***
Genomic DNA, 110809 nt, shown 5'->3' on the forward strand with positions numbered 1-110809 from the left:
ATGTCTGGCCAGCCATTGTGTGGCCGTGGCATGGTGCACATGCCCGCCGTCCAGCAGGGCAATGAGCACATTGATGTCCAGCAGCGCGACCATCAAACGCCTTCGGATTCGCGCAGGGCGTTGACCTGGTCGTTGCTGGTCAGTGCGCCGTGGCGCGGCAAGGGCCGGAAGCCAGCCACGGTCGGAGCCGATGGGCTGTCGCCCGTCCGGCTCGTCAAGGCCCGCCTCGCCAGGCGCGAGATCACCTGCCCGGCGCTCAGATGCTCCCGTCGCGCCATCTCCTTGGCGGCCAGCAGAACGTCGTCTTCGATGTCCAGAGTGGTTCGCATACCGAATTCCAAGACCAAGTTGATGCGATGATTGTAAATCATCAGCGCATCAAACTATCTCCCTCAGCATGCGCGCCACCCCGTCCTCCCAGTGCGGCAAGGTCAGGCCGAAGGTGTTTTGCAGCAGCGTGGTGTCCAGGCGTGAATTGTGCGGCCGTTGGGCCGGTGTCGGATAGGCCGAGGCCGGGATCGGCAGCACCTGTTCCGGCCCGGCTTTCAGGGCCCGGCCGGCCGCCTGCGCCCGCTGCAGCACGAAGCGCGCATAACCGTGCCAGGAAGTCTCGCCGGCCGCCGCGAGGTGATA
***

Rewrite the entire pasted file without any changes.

Genomic DNA, 110809 nt, shown 5'->3' on the forward strand with positions numbered 1-110809 from the left:
ATGTCTGGCCAGCCATTGTGTGGCCGTGGCATGGTGCACATGCCCGCCGTCCAGCAGGGCAATGAGCACATTGATGTCCAGCAGCGCGACCATCAAACGCCTTCGGATTCGCGCAGGGCGTTGACCTGGTCGTTGCTGGTCAGTGCGCCGTGGCGCGGCAAGGGCCGGAAGCCAGCCACGGTCGGAGCCGATGGGCTGTCGCCCGTCCGGCTCGTCAAGGCCCGCCTCGCCAGGCGCGAGATCACCTGCCCGGCGCTCAGATGCTCCCGTCGCGCCATCTCCTTGGCGGCCAGCAGAACGTCGTCTTCGATGTCCAGAGTGGTTCGCATACCGAATTCCAAGACCAAGTTGATGCGATGATTGTAAATCATCAGCGCATCAAACTATCTCCCTCAGCATGCGCGCCACCCCGTCCTCCCAGTGCGGCAAGGTCAGGCCGAAGGTGTTTTGCAGCAGCGTGGTGTCCAGGCGTGAATTGTGCGGCCGTTGGGCCGGTGTCGGATAGGCCGAGGCCGGGATCGGCAGCACCTGTTCCGGCCCGGCTTTCAGGGCCCGGCCGGCCGCCTGCGCCCGCTGCAGCACGAAGCGCGCATAACCGTGCCAGGAAGTCTCGCCGGCCGCCGCGAGGTGATA